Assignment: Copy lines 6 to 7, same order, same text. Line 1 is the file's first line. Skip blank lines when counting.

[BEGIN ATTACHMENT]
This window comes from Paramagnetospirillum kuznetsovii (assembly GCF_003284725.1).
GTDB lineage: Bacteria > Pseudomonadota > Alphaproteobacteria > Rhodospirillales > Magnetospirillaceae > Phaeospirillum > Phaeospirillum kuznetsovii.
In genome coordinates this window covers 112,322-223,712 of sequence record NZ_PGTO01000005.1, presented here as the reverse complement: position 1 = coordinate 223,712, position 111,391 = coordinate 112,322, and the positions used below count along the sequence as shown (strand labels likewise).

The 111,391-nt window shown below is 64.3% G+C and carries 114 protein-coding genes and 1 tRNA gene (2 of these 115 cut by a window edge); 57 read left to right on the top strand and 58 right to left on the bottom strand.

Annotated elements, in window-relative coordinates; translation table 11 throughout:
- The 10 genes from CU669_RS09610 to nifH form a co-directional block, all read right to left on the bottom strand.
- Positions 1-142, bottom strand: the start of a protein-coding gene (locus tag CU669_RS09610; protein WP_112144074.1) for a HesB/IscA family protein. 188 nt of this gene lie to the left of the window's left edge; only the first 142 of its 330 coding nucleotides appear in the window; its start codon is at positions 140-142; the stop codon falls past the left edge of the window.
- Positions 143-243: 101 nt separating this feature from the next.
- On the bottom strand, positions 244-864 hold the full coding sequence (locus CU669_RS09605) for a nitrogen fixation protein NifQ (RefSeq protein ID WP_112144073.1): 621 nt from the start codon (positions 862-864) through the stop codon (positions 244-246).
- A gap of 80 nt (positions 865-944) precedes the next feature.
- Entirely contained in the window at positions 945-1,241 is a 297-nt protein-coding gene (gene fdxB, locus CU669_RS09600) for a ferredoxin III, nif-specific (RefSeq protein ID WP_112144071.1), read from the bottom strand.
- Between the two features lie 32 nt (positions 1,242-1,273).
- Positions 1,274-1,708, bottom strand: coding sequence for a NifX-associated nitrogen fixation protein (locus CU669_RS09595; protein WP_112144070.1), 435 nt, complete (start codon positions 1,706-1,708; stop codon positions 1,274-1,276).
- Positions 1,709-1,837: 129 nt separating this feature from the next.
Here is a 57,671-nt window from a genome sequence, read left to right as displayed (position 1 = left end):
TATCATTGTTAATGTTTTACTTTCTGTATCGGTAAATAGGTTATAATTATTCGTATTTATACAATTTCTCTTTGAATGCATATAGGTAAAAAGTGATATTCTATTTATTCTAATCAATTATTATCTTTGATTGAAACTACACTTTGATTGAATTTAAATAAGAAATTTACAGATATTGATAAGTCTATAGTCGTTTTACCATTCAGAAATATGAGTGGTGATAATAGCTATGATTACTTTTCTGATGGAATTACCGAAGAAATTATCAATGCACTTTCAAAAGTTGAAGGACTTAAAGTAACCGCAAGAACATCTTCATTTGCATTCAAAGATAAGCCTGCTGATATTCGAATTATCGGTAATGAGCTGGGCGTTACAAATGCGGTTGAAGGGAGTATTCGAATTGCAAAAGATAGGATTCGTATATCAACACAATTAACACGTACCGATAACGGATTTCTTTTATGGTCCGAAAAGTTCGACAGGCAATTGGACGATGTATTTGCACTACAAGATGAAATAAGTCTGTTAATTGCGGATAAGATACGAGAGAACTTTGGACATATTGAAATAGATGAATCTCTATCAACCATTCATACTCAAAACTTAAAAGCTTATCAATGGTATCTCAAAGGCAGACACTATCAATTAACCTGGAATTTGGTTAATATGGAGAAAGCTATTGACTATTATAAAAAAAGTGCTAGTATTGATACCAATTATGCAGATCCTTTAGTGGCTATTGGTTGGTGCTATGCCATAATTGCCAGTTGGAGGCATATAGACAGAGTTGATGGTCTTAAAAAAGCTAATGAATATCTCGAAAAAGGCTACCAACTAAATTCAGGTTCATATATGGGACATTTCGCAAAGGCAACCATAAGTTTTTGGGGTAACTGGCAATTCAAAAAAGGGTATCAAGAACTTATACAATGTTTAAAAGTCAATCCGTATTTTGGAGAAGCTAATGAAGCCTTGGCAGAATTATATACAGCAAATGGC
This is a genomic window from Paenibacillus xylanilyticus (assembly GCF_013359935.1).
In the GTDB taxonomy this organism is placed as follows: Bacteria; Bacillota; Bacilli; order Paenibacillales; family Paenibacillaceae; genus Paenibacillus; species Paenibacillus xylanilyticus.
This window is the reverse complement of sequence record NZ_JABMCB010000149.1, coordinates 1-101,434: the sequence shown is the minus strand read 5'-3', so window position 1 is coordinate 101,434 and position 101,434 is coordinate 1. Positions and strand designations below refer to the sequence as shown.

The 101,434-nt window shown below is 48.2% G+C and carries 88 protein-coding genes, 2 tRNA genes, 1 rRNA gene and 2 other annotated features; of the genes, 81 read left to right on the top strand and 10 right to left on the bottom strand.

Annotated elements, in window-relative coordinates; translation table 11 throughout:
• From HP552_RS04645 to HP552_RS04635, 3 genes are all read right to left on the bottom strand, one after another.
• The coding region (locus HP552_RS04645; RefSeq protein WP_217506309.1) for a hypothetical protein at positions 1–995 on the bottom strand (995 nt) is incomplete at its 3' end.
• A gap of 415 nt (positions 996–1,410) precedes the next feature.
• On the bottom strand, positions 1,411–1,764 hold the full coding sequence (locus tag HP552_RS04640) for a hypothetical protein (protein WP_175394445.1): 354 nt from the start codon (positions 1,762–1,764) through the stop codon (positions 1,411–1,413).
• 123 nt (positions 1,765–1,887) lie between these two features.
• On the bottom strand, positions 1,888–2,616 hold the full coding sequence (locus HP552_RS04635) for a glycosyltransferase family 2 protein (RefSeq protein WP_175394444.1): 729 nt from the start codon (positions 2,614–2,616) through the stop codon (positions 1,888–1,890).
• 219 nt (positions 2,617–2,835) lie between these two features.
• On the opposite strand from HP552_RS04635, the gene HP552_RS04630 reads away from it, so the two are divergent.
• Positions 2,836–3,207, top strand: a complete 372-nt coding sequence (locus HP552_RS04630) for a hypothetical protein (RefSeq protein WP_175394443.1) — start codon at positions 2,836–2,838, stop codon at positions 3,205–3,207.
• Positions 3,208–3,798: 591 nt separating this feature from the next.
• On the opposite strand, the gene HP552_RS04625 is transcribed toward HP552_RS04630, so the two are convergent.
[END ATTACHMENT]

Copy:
- The 10 genes from CU669_RS09610 to nifH form a co-directional block, all read right to left on the bottom strand.
- Positions 1-142, bottom strand: the start of a protein-coding gene (locus tag CU669_RS09610; protein WP_112144074.1) for a HesB/IscA family protein. 188 nt of this gene lie to the left of the window's left edge; only the first 142 of its 330 coding nucleotides appear in the window; its start codon is at positions 140-142; the stop codon falls past the left edge of the window.